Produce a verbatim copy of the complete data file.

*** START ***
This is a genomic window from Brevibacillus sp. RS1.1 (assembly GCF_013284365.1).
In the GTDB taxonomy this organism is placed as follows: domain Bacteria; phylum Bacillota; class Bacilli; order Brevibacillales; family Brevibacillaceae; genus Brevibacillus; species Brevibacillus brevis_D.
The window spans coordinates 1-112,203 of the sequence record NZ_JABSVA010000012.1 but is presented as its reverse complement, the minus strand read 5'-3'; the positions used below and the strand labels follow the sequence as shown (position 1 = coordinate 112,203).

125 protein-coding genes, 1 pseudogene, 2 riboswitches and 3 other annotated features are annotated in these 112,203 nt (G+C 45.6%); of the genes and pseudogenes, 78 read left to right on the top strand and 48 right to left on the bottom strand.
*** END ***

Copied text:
This is a genomic window from Brevibacillus sp. RS1.1 (assembly GCF_013284365.1).
In the GTDB taxonomy this organism is placed as follows: domain Bacteria; phylum Bacillota; class Bacilli; order Brevibacillales; family Brevibacillaceae; genus Brevibacillus; species Brevibacillus brevis_D.
The window spans coordinates 1-112,203 of the sequence record NZ_JABSVA010000012.1 but is presented as its reverse complement, the minus strand read 5'-3'; the positions used below and the strand labels follow the sequence as shown (position 1 = coordinate 112,203).

125 protein-coding genes, 1 pseudogene, 2 riboswitches and 3 other annotated features are annotated in these 112,203 nt (G+C 45.6%); of the genes and pseudogenes, 78 read left to right on the top strand and 48 right to left on the bottom strand.